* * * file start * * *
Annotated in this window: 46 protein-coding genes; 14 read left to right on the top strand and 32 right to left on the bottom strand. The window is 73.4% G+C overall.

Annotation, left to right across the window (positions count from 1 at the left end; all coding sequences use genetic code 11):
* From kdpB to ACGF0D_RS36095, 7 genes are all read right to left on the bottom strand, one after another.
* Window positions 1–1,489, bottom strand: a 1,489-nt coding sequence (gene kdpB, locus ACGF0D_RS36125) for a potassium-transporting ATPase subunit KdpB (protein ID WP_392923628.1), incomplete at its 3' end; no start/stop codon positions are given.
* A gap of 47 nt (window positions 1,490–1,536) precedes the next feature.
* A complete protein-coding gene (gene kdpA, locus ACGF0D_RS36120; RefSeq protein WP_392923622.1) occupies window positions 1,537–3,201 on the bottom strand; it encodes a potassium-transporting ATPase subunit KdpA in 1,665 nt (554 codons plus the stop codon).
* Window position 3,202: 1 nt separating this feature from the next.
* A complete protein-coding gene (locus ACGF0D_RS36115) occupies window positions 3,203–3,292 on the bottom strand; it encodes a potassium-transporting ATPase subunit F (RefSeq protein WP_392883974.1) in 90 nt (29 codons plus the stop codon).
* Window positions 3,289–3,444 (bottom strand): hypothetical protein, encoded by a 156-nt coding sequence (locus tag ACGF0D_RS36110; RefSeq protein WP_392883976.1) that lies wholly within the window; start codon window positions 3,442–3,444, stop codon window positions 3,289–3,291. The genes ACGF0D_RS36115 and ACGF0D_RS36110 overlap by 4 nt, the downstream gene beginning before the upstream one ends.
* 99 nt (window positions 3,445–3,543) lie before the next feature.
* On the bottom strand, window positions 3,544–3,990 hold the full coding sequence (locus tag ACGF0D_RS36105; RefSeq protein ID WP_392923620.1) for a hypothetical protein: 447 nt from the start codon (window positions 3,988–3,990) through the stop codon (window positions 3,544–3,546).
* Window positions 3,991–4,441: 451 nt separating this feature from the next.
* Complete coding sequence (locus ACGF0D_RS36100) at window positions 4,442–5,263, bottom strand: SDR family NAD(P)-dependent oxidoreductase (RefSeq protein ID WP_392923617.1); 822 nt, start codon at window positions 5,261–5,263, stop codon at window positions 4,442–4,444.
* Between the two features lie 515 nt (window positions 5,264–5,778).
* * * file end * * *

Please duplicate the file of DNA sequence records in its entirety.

Annotated in this window: 46 protein-coding genes; 14 read left to right on the top strand and 32 right to left on the bottom strand. The window is 73.4% G+C overall.

Annotation, left to right across the window (positions count from 1 at the left end; all coding sequences use genetic code 11):
* From kdpB to ACGF0D_RS36095, 7 genes are all read right to left on the bottom strand, one after another.
* Window positions 1–1,489, bottom strand: a 1,489-nt coding sequence (gene kdpB, locus ACGF0D_RS36125) for a potassium-transporting ATPase subunit KdpB (protein ID WP_392923628.1), incomplete at its 3' end; no start/stop codon positions are given.
* A gap of 47 nt (window positions 1,490–1,536) precedes the next feature.
* A complete protein-coding gene (gene kdpA, locus ACGF0D_RS36120; RefSeq protein WP_392923622.1) occupies window positions 1,537–3,201 on the bottom strand; it encodes a potassium-transporting ATPase subunit KdpA in 1,665 nt (554 codons plus the stop codon).
* Window position 3,202: 1 nt separating this feature from the next.
* A complete protein-coding gene (locus ACGF0D_RS36115) occupies window positions 3,203–3,292 on the bottom strand; it encodes a potassium-transporting ATPase subunit F (RefSeq protein WP_392883974.1) in 90 nt (29 codons plus the stop codon).
* Window positions 3,289–3,444 (bottom strand): hypothetical protein, encoded by a 156-nt coding sequence (locus tag ACGF0D_RS36110; RefSeq protein WP_392883976.1) that lies wholly within the window; start codon window positions 3,442–3,444, stop codon window positions 3,289–3,291. The genes ACGF0D_RS36115 and ACGF0D_RS36110 overlap by 4 nt, the downstream gene beginning before the upstream one ends.
* 99 nt (window positions 3,445–3,543) lie before the next feature.
* On the bottom strand, window positions 3,544–3,990 hold the full coding sequence (locus tag ACGF0D_RS36105; RefSeq protein ID WP_392923620.1) for a hypothetical protein: 447 nt from the start codon (window positions 3,988–3,990) through the stop codon (window positions 3,544–3,546).
* Window positions 3,991–4,441: 451 nt separating this feature from the next.
* Complete coding sequence (locus ACGF0D_RS36100) at window positions 4,442–5,263, bottom strand: SDR family NAD(P)-dependent oxidoreductase (RefSeq protein ID WP_392923617.1); 822 nt, start codon at window positions 5,261–5,263, stop codon at window positions 4,442–4,444.
* Between the two features lie 515 nt (window positions 5,264–5,778).